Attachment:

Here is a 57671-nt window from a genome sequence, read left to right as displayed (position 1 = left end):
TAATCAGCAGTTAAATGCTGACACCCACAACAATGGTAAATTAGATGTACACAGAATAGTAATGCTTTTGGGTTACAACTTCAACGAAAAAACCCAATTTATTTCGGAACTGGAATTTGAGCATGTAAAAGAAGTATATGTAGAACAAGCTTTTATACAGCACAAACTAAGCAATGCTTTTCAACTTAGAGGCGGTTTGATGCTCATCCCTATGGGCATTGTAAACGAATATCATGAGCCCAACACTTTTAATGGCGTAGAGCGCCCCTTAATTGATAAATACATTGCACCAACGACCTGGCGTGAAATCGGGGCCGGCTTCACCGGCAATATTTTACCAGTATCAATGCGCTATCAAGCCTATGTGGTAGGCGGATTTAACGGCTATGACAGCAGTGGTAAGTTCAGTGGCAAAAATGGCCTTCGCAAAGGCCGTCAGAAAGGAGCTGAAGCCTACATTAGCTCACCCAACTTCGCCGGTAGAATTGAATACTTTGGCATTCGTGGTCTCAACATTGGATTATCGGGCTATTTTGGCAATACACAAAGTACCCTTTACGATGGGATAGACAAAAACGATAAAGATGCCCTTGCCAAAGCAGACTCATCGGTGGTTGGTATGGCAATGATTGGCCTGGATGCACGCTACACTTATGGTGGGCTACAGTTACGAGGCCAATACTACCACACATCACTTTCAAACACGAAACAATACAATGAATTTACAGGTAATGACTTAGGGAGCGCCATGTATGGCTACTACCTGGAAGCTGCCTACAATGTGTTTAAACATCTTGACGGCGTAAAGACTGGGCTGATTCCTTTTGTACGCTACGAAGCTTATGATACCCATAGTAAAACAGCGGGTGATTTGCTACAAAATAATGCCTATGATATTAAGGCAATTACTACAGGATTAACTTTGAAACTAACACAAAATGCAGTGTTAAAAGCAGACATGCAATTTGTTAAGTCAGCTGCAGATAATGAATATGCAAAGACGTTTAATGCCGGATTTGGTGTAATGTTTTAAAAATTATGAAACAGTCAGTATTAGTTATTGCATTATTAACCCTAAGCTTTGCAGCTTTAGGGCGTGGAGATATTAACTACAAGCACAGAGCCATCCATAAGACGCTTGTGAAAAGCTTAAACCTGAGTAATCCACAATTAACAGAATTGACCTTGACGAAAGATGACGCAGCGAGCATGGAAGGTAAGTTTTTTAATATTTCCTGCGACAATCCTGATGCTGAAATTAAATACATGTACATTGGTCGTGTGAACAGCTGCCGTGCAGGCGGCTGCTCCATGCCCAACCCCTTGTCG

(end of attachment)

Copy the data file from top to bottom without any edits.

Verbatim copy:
Here is a 57671-nt window from a genome sequence, read left to right as displayed (position 1 = left end):
TAATCAGCAGTTAAATGCTGACACCCACAACAATGGTAAATTAGATGTACACAGAATAGTAATGCTTTTGGGTTACAACTTCAACGAAAAAACCCAATTTATTTCGGAACTGGAATTTGAGCATGTAAAAGAAGTATATGTAGAACAAGCTTTTATACAGCACAAACTAAGCAATGCTTTTCAACTTAGAGGCGGTTTGATGCTCATCCCTATGGGCATTGTAAACGAATATCATGAGCCCAACACTTTTAATGGCGTAGAGCGCCCCTTAATTGATAAATACATTGCACCAACGACCTGGCGTGAAATCGGGGCCGGCTTCACCGGCAATATTTTACCAGTATCAATGCGCTATCAAGCCTATGTGGTAGGCGGATTTAACGGCTATGACAGCAGTGGTAAGTTCAGTGGCAAAAATGGCCTTCGCAAAGGCCGTCAGAAAGGAGCTGAAGCCTACATTAGCTCACCCAACTTCGCCGGTAGAATTGAATACTTTGGCATTCGTGGTCTCAACATTGGATTATCGGGCTATTTTGGCAATACACAAAGTACCCTTTACGATGGGATAGACAAAAACGATAAAGATGCCCTTGCCAAAGCAGACTCATCGGTGGTTGGTATGGCAATGATTGGCCTGGATGCACGCTACACTTATGGTGGGCTACAGTTACGAGGCCAATACTACCACACATCACTTTCAAACACGAAACAATACAATGAATTTACAGGTAATGACTTAGGGAGCGCCATGTATGGCTACTACCTGGAAGCTGCCTACAATGTGTTTAAACATCTTGACGGCGTAAAGACTGGGCTGATTCCTTTTGTACGCTACGAAGCTTATGATACCCATAGTAAAACAGCGGGTGATTTGCTACAAAATAATGCCTATGATATTAAGGCAATTACTACAGGATTAACTTTGAAACTAACACAAAATGCAGTGTTAAAAGCAGACATGCAATTTGTTAAGTCAGCTGCAGATAATGAATATGCAAAGACGTTTAATGCCGGATTTGGTGTAATGTTTTAAAAATTATGAAACAGTCAGTATTAGTTATTGCATTATTAACCCTAAGCTTTGCAGCTTTAGGGCGTGGAGATATTAACTACAAGCACAGAGCCATCCATAAGACGCTTGTGAAAAGCTTAAACCTGAGTAATCCACAATTAACAGAATTGACCTTGACGAAAGATGACGCAGCGAGCATGGAAGGTAAGTTTTTTAATATTTCCTGCGACAATCCTGATGCTGAAATTAAATACATGTACATTGGTCGTGTGAACAGCTGCCGTGCAGGCGGCTGCTCCATGCCCAACCCCTTGTCG